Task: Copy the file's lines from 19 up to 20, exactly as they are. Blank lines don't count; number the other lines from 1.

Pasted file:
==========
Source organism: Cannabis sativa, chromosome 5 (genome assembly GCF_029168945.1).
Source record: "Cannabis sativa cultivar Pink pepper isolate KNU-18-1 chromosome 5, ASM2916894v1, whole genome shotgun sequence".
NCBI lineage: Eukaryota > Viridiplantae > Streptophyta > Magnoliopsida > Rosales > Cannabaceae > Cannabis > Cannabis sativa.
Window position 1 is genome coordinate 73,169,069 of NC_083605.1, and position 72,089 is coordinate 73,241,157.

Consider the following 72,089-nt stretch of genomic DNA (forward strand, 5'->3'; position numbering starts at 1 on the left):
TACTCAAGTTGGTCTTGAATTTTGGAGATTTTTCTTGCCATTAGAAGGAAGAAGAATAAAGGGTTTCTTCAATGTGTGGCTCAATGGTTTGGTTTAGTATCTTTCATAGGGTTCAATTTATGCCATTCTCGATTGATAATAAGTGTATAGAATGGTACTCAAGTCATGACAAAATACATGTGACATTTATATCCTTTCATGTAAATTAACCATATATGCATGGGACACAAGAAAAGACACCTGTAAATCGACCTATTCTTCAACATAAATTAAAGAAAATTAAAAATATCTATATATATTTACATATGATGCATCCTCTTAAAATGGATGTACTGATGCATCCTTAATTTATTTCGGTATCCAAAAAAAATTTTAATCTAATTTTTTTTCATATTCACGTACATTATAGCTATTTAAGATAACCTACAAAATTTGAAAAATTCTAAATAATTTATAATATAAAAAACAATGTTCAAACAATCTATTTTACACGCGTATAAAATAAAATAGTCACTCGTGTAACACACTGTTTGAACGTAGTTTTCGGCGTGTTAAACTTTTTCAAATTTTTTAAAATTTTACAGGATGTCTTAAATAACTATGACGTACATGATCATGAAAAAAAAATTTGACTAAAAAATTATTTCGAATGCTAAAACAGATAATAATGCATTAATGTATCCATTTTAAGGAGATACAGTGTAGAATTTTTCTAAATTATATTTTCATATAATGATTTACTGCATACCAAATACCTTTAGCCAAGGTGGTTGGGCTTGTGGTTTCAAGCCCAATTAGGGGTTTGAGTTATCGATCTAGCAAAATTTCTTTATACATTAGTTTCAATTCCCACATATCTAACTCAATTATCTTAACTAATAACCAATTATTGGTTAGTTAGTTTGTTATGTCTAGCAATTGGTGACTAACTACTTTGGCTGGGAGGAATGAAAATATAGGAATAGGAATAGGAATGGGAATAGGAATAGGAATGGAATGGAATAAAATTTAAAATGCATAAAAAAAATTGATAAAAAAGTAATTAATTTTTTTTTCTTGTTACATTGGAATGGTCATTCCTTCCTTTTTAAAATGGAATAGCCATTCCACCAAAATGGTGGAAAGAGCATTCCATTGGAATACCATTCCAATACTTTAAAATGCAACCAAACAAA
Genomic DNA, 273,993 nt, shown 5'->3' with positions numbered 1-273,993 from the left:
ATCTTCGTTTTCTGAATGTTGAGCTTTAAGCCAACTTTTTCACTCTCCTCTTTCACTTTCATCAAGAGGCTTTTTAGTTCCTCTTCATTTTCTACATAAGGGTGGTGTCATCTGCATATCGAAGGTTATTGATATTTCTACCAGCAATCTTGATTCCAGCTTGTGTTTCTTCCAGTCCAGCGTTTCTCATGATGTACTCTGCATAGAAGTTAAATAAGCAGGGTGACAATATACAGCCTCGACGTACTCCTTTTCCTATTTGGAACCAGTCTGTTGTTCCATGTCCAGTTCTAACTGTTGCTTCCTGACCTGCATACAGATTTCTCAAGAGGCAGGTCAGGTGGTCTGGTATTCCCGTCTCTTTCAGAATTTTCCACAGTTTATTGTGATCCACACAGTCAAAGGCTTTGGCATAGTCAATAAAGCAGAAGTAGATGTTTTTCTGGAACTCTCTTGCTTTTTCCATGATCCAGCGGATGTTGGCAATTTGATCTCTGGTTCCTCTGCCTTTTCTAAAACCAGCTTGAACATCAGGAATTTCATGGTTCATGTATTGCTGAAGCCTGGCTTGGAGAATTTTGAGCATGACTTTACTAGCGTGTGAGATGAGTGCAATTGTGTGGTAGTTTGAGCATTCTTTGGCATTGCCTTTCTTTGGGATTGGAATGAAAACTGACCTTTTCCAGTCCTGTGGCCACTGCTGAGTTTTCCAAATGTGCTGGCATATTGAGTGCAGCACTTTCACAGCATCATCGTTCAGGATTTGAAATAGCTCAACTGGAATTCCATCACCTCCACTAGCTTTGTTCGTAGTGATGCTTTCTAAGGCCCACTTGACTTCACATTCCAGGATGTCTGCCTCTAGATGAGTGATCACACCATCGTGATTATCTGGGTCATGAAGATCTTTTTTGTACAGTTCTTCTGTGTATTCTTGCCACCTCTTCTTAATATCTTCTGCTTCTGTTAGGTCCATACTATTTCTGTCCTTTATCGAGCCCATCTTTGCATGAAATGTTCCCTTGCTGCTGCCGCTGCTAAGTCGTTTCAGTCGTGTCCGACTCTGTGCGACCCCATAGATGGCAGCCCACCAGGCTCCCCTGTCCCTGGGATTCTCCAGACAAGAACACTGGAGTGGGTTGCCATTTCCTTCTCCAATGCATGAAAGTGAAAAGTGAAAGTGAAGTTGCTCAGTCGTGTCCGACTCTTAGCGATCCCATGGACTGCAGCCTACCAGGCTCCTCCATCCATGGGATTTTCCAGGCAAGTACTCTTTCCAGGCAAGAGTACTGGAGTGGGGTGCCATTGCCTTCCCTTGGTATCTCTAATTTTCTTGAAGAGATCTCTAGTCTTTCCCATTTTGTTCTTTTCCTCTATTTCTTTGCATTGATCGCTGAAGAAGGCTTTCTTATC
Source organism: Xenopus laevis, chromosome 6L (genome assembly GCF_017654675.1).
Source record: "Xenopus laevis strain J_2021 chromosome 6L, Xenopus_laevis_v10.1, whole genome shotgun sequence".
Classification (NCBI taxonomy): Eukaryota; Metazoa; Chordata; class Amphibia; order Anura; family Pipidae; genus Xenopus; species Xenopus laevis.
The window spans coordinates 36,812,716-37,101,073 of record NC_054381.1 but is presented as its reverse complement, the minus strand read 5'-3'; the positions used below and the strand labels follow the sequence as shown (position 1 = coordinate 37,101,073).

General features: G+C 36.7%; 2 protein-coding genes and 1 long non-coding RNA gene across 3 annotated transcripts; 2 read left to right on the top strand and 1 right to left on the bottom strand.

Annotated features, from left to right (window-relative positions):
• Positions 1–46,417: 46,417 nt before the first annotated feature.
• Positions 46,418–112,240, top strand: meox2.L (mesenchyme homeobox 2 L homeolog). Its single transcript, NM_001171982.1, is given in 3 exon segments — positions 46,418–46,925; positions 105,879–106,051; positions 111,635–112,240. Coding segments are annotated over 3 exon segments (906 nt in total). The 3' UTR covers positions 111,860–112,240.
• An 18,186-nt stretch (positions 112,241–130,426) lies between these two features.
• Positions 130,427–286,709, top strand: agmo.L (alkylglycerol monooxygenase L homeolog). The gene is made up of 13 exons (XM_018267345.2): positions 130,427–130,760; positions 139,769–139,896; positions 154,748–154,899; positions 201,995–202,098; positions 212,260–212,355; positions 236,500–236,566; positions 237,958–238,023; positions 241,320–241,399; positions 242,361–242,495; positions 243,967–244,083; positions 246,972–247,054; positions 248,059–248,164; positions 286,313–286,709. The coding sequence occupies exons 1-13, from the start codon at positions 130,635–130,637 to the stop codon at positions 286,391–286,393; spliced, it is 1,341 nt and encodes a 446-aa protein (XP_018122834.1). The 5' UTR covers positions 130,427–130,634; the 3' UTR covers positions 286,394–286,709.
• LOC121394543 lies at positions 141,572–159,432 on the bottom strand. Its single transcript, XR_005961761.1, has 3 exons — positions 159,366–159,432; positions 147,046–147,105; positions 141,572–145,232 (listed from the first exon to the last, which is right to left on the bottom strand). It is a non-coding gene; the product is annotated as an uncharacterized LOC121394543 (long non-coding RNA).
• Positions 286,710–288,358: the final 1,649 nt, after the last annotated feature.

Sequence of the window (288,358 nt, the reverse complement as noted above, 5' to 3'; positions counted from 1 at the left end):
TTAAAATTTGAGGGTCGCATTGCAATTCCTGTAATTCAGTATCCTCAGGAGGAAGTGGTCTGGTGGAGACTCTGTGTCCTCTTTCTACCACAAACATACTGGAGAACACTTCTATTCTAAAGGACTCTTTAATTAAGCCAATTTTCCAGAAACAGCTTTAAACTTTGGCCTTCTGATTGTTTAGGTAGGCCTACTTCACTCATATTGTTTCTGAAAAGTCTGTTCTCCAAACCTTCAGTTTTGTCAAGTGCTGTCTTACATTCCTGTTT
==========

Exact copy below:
• LOC121394543 lies at positions 141,572–159,432 on the bottom strand. Its single transcript, XR_005961761.1, has 3 exons — positions 159,366–159,432; positions 147,046–147,105; positions 141,572–145,232 (listed from the first exon to the last, which is right to left on the bottom strand). It is a non-coding gene; the product is annotated as an uncharacterized LOC121394543 (long non-coding RNA).
• Positions 286,710–288,358: the final 1,649 nt, after the last annotated feature.